Paul van Gerven
3 March

Imec and partners have developed a missing component for the flexible electronics toolkit: a microprocessor capable of doing elaborate computations. Teaming up with KU Leuven and flexible electronics foundry Pragmatic, the research institute demonstrated the world’s fastest 8-bit flexible processor capable of running real-time complex assembly code.

The chip, presented at the 2022 ISSCC this week, is made in 0.8µm indium-gallium-zink-oxide (IGZO) technology, integrating roughly 16,000 transistors on a 24.9 mm2 substrate. Its maximum operating speed is 71.4 kHz, during which the circuit consumes 134.9 mW. At a more leisurely 10 kHz, the power consumption is 11.6 mW. To demonstrate the processor’s capabilities, Imec showcased it running the famous Snake game.

Imec flexible microprocessor

In developing the new chip, Imec addressed major challenges related to the design of unipolar systems. “Metal-oxide thin-film transistors based on IGZO are inherently n-type. This results in circuits with a higher static power consumption compared to complementary technologies. To address this, we created our own design flow starting from the open-source file of the MOS6502 microprocessor – one of the most influential microprocessors ever designed,” comments Kris Myny, principal scientist at Imec.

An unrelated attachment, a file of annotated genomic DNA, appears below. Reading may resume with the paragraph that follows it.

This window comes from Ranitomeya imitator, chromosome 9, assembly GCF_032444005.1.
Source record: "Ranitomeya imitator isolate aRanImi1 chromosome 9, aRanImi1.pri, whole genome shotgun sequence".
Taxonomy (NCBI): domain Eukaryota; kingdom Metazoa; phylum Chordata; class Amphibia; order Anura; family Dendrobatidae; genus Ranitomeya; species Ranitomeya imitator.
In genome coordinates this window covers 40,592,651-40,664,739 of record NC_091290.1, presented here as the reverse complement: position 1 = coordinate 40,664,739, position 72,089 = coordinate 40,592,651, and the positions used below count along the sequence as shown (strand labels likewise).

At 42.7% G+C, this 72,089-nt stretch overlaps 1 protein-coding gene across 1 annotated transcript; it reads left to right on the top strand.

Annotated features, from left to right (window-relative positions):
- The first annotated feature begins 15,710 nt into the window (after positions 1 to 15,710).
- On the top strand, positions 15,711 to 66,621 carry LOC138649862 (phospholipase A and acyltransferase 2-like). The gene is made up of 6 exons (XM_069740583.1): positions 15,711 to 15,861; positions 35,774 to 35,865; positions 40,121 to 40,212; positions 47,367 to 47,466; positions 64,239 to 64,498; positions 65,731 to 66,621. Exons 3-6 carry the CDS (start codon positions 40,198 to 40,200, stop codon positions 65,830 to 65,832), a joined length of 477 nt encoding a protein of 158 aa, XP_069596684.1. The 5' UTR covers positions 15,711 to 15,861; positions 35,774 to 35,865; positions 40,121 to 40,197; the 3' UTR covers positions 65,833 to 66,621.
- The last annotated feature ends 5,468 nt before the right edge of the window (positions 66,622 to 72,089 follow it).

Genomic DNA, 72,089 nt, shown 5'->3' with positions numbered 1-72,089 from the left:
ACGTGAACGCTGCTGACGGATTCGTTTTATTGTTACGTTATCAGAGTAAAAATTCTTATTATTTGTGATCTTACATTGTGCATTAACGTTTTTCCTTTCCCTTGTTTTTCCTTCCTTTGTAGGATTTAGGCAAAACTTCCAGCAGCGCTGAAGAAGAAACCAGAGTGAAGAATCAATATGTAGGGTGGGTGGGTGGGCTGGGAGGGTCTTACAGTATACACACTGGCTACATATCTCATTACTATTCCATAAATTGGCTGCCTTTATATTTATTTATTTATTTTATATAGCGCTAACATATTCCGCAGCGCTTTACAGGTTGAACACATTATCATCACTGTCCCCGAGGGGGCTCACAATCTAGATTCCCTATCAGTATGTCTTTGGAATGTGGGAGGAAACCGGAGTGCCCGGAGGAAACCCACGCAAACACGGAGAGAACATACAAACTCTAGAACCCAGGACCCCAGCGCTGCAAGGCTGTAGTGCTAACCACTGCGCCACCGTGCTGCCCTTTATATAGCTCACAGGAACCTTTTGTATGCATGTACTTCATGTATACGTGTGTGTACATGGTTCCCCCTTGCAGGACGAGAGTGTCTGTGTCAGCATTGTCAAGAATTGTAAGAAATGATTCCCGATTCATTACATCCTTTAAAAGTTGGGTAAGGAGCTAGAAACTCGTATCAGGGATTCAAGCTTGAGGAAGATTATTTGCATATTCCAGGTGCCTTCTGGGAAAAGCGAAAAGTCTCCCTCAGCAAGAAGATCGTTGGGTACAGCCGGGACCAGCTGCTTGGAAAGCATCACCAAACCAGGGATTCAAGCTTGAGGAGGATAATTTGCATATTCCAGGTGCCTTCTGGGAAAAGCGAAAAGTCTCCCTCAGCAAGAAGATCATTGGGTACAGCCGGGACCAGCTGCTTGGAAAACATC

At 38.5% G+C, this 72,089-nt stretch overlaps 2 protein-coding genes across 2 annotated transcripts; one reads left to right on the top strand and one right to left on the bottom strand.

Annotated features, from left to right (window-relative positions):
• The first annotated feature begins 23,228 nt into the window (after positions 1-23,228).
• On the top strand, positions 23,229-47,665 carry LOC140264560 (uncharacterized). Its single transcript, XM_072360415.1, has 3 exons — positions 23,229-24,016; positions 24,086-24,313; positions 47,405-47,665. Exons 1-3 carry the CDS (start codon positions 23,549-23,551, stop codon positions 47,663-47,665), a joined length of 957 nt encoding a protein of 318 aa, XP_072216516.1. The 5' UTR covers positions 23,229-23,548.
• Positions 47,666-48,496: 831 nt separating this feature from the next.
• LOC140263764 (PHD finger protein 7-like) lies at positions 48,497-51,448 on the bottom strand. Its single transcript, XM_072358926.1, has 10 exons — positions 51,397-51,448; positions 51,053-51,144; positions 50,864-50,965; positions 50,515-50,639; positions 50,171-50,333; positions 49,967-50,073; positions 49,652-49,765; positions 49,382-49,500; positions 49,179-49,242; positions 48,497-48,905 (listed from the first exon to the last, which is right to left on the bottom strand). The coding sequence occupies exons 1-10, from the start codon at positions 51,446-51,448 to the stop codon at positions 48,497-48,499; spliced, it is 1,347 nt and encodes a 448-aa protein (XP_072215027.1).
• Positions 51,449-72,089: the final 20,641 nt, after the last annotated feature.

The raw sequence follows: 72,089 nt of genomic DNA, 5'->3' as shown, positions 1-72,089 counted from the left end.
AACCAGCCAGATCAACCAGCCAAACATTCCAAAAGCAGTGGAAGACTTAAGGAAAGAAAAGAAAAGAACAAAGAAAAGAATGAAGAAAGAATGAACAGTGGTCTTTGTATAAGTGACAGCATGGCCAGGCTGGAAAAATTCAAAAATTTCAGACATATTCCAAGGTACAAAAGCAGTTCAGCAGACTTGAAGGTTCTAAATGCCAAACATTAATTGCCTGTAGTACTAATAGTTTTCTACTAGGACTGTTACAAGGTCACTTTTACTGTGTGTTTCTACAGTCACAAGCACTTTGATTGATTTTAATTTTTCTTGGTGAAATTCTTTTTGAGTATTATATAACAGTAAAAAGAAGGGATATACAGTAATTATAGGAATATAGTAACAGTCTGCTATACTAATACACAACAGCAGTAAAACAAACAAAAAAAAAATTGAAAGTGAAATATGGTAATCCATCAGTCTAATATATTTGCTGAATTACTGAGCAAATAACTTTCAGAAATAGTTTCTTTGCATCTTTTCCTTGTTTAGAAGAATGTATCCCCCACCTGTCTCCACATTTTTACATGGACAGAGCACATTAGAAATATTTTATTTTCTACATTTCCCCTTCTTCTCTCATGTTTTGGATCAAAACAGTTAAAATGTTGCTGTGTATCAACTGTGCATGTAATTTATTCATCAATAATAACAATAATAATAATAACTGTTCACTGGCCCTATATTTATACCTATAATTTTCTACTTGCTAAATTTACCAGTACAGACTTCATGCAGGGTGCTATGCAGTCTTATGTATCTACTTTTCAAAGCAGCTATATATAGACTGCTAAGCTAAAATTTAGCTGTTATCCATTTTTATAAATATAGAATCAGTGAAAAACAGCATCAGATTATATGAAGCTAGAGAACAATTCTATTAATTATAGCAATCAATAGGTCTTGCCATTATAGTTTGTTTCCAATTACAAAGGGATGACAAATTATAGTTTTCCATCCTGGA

“We engineered the number of cells and logic gates to obtain the most optimal design for our flexible 6502 microprocessor in terms of area, power and speed – using pseudo-CMOS as our logic family. This unique design flow allowed us to create a new standard cell library for metal-oxide thin-film technology that can be used to innovate applications based on metal-oxide thin-film technology,” Myny adds.


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